“I support Black Lives Matter.”
“Well, do you support the riots?”
Would you be surprised to learn that’s a racist question? Yeah, I was too, when someone finally helped me understand it during a season of protests a number of years ago. I don’t remember exactly when, and it doesn’t matter. This isn’t my story.
Here’s the issue. Continue reading
I’m sitting here at Memphis International Airport waiting for my lunch. I’m still trying to process the reading last night.
There are many playwrights for whom this would be just another day. They have readings of their work, they’re regularly produced, and so on.
Well, I hope that’s me someday. But it’s not… yet.
My earlier play (in another round of rewrites) “It’s Not Love on My Part,” got a reading from my local theatre group, my kind friends giving up their afternoon to help me out. They won’t mind me saying that this is different.
So it’s officially scheduled.
My play “Stacks” will get a staged reading on Monday, December 2nd, at the NewWorks@TheWorks festival put on by Playhouse on the Square in Memphis, TN.
I’ve made arrangements to be there. For the reading series, they can’t provide travel expenses. Fortunately, my day job has me traveling quite a bit, so I’m platinum/diamond with two different hotel chains, so I’ve points to spare. Then my dear mother offered some air miles just sitting in her account, so I’m off.
I’ll actually arrive the afternoon before so will have an opportunity to see the Monday night play too, it looks like. It’s a play called “The Goodbye Levee,” by Mike Solomonson. It sounds like it may be more interactive than your typical stage play that keeps the fourth wall up, so I’m looking forward to seeing it quite a bit.
Truly, I’m just grateful for the opportunity to see and hear my play read. Hopefully it is just the first of many. My next post will hopefully have a few pictures to boot.
Way back in January, I blogged about my recently completed play, “Stacks,” that I was just sending out to a couple of play competitions. It felt like, well, it was a win to just complete it, to get it to the point where I was ready to have strange eyes with more knowledge and experience than mine view my work. Continue reading
No, not that Endgame.
Game of Thrones is over, and I, like so many others, have a zillion thoughts about it rolling around.
A word of warning – this post is ALL SPOILERS – ALL THE TIME. Do NOT read on if you’re not done watching, because I won’t be coy about anything. Continue reading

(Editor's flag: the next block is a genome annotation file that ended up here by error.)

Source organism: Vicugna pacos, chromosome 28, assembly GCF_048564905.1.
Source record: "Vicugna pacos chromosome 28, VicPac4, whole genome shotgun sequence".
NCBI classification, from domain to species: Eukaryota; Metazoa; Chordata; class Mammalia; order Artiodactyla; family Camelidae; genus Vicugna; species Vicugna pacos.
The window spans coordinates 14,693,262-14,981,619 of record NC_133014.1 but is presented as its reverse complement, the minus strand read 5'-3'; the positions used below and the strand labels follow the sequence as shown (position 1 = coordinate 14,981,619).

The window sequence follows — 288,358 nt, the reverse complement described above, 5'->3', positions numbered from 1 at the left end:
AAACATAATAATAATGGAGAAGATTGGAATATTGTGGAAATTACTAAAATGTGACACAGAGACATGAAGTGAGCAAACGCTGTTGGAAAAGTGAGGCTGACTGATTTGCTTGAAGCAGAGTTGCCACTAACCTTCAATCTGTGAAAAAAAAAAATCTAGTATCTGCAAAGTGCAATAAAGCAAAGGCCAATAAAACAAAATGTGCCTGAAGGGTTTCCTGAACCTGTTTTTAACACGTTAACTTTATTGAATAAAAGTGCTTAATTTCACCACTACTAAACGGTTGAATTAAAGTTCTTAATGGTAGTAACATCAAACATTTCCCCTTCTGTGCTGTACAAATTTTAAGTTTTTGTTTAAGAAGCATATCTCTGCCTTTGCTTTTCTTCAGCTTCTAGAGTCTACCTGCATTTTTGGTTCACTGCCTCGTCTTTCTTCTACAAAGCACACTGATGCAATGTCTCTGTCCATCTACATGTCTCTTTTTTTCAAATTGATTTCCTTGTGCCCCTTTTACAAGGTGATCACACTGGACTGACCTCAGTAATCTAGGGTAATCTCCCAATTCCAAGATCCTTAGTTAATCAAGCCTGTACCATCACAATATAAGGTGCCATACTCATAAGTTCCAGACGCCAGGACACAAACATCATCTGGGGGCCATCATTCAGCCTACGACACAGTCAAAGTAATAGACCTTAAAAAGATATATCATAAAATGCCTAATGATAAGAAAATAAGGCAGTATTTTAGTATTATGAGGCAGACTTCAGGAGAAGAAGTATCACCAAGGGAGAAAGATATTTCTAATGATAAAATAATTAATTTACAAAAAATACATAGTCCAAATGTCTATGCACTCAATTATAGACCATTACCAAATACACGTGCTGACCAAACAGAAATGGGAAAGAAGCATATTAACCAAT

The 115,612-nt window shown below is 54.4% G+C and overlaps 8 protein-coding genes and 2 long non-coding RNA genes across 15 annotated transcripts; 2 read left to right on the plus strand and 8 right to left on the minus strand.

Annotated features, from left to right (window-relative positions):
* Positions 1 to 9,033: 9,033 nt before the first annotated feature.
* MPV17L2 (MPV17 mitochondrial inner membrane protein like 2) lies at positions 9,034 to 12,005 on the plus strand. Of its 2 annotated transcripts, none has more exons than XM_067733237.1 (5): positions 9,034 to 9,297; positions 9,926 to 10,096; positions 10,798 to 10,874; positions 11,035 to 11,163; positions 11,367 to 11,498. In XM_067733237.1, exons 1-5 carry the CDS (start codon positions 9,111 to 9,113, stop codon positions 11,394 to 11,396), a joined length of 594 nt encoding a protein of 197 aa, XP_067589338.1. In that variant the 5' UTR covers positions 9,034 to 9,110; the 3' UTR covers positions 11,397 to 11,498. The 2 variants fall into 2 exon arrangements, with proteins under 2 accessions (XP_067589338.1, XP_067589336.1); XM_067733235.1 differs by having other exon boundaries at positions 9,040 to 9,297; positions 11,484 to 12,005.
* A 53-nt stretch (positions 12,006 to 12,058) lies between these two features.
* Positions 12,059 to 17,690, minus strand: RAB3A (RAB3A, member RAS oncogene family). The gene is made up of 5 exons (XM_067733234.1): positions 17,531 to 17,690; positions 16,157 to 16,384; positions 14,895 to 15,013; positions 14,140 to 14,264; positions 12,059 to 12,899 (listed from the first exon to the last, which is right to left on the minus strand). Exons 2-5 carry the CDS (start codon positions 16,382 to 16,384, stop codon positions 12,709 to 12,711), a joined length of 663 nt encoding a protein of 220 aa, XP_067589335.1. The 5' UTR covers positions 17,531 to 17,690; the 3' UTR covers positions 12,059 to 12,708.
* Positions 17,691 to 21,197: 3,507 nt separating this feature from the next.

My most recently completed play, Stacks, is sitting in a couple inboxes for New Play competitions – the prize is usually a reading and a shot at production, depending on the venue. Another copy is going out today to another competition.
It’s tough to get a play or screenplay to the point of being ready to submit, mostly because I have a day job. Continue reading
I grew up reading Fantasy. In fact, I learned to read novels in large part by reading Fantasy.
The Lion, the Witch, and the Wardrobe, A Wizard of Earthsea, The Hobbit, The Lord of the Rings, Elric of Melniboné, The Sword of Shannara, among others.
I loved magic, maps, and made-up history. I loved the epic scope. I loved the supernatural mystery. Adventure, romance, heroism, battle, and feats of daring. Unlikely heroes and unexpected allies. It was all so enchanting to my young self. Continue reading
Sometimes a song is so deeply tied to a place or a time that it almost transports you to another time and place. You see the sights, smell the fragrance, hear the other sounds around the song from that time.
You might feel who you were, a you that couldn’t imagine who you would be today, who couldn’t imagine that the memory of that time would be seared into your heart somewhere, tied to those notes, those lyrics, inextricably and unexplainably.
Brandy is that song for me.
When last we chatted about writing, I was trying to finish the play “Stacks.” It’s now been finished, rewritten, and sent to a very good trusted reader. I got some fantastic notes from him and the next rewrite is imminent.
In the meantime, another idea that had wormed into my consciousness (months before Fake Preznit Drumpfuck was barfed onto our nation by droves of drooling right-wing morons) took hold. I imagined that a right-wing doomsday prepper nutcase is proven right, and just before the bombs fall, gets his family and the neighbor couple tucked safely into the underground bunker he built into his backyard.
It’s all downhill from there. Continue reading
The wife and I are latecomers to the Good Doctor. Various mentions from friends like Zen, Davida, and Cat, had left me for years intrigued about the series. Knowing, however, that it has been going on since sometime in the 18th century (no, not really, but for a *really* long time) made ever getting into it seem daunting. Continue reading